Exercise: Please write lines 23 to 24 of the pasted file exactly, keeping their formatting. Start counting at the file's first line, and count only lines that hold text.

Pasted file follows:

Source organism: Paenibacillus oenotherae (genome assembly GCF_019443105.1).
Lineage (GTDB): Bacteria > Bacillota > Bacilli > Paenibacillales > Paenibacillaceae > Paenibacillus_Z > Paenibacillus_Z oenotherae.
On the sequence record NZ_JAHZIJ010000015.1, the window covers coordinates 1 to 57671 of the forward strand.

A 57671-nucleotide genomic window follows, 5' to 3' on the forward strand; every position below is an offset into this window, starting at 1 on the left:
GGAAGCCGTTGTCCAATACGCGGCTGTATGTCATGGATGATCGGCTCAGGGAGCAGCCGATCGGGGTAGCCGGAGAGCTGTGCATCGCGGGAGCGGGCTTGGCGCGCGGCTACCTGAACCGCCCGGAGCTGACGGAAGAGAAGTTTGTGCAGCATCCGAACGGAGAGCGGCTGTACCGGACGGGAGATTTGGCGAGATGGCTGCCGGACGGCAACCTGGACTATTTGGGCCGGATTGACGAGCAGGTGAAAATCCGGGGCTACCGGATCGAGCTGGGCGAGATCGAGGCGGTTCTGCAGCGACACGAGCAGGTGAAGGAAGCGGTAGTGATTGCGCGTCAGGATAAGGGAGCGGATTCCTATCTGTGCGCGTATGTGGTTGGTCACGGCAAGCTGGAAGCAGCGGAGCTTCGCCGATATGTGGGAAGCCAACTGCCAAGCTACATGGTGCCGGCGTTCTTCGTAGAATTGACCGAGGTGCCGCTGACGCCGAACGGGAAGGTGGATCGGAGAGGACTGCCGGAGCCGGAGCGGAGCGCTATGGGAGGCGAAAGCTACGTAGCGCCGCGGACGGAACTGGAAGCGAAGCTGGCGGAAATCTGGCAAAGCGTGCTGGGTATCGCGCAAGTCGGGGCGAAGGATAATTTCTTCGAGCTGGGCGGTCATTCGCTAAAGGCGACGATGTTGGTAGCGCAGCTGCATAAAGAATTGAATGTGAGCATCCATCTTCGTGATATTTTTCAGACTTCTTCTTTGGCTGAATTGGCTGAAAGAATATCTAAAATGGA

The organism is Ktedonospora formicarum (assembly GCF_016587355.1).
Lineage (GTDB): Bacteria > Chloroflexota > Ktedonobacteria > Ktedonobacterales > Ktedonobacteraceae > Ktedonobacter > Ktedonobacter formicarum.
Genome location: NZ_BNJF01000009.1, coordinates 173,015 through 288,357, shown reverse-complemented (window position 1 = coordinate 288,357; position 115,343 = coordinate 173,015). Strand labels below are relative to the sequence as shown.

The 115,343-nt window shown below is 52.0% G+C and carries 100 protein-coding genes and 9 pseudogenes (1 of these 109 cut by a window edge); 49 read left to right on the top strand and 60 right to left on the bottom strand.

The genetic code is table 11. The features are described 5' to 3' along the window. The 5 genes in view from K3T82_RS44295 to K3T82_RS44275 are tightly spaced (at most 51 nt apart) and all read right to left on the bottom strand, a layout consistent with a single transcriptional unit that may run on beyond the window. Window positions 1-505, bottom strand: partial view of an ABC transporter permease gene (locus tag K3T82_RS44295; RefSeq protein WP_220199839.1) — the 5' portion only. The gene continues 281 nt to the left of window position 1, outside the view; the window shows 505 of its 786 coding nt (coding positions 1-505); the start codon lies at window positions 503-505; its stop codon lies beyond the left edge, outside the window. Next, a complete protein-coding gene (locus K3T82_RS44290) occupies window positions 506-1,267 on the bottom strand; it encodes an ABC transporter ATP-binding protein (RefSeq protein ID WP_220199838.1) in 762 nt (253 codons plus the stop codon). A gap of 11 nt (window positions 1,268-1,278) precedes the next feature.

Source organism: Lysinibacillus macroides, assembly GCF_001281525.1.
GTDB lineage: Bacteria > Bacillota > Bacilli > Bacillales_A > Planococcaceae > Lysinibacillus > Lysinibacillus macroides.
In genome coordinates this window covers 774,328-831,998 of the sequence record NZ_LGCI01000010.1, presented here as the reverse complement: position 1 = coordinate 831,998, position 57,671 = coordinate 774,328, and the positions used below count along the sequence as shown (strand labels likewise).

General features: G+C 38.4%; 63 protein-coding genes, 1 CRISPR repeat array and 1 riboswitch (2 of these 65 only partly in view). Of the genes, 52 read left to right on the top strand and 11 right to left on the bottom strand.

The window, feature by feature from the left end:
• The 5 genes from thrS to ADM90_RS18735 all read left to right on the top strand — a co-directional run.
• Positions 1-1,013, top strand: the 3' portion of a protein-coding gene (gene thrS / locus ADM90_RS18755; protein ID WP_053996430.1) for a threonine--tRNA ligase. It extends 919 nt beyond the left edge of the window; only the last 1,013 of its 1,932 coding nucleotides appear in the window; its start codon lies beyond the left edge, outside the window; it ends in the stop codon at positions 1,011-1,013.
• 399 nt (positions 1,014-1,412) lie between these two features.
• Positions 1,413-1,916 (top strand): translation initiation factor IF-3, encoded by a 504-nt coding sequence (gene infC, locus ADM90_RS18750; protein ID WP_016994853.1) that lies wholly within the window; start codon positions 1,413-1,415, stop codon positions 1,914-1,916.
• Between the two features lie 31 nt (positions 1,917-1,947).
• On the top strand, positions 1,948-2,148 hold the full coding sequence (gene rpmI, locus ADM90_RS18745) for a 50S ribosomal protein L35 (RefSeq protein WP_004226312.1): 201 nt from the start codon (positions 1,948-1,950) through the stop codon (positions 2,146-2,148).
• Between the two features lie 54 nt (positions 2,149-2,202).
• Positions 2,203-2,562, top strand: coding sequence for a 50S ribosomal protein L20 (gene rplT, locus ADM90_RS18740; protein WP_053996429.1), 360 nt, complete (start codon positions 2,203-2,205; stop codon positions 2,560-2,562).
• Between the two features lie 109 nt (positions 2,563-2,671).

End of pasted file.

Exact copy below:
• Positions 2,203-2,562, top strand: coding sequence for a 50S ribosomal protein L20 (gene rplT, locus ADM90_RS18740; protein WP_053996429.1), 360 nt, complete (start codon positions 2,203-2,205; stop codon positions 2,560-2,562).
• Between the two features lie 109 nt (positions 2,563-2,671).